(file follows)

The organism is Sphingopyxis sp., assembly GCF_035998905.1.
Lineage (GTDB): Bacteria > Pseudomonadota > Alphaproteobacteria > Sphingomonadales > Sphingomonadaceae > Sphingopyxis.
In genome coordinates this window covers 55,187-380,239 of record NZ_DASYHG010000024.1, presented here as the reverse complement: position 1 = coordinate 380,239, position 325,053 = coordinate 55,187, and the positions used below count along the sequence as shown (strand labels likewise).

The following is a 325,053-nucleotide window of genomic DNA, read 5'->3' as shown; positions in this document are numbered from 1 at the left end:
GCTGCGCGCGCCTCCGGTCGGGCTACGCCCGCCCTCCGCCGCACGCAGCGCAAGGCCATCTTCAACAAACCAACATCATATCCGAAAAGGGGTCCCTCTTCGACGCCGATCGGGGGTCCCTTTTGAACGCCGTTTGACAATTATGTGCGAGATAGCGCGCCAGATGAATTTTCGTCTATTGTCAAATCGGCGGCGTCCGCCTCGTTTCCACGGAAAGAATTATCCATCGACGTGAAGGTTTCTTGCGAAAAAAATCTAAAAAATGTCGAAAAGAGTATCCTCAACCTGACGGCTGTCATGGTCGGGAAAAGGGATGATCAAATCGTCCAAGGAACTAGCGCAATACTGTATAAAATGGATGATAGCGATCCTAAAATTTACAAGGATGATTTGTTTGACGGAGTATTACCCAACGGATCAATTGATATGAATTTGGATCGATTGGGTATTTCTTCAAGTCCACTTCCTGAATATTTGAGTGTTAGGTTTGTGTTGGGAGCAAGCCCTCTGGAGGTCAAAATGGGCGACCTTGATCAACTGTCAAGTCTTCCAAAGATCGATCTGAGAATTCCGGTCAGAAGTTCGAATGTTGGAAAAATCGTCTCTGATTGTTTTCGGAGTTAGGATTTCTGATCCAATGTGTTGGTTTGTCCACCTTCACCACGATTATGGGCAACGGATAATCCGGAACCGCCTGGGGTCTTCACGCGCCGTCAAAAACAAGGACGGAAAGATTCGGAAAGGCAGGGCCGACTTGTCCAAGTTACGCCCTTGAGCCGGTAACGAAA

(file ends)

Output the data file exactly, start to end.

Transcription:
The organism is Sphingopyxis sp., assembly GCF_035998905.1.
Lineage (GTDB): Bacteria > Pseudomonadota > Alphaproteobacteria > Sphingomonadales > Sphingomonadaceae > Sphingopyxis.
In genome coordinates this window covers 55,187-380,239 of record NZ_DASYHG010000024.1, presented here as the reverse complement: position 1 = coordinate 380,239, position 325,053 = coordinate 55,187, and the positions used below count along the sequence as shown (strand labels likewise).

The following is a 325,053-nucleotide window of genomic DNA, read 5'->3' as shown; positions in this document are numbered from 1 at the left end:
GCTGCGCGCGCCTCCGGTCGGGCTACGCCCGCCCTCCGCCGCACGCAGCGCAAGGCCATCTTCAACAAACCAACATCATATCCGAAAAGGGGTCCCTCTTCGACGCCGATCGGGGGTCCCTTTTGAACGCCGTTTGACAATTATGTGCGAGATAGCGCGCCAGATGAATTTTCGTCTATTGTCAAATCGGCGGCGTCCGCCTCGTTTCCACGGAAAGAATTATCCATCGACGTGAAGGTTTCTTGCGAAAAAAATCTAAAAAATGTCGAAAAGAGTATCCTCAACCTGACGGCTGTCATGGTCGGGAAAAGGGATGATCAAATCGTCCAAGGAACTAGCGCAATACTGTATAAAATGGATGATAGCGATCCTAAAATTTACAAGGATGATTTGTTTGACGGAGTATTACCCAACGGATCAATTGATATGAATTTGGATCGATTGGGTATTTCTTCAAGTCCACTTCCTGAATATTTGAGTGTTAGGTTTGTGTTGGGAGCAAGCCCTCTGGAGGTCAAAATGGGCGACCTTGATCAACTGTCAAGTCTTCCAAAGATCGATCTGAGAATTCCGGTCAGAAGTTCGAATGTTGGAAAAATCGTCTCTGATTGTTTTCGGAGTTAGGATTTCTGATCCAATGTGTTGGTTTGTCCACCTTCACCACGATTATGGGCAACGGATAATCCGGAACCGCCTGGGGTCTTCACGCGCCGTCAAAAACAAGGACGGAAAGATTCGGAAAGGCAGGGCCGACTTGTCCAAGTTACGCCCTTGAGCCGGTAACGAAA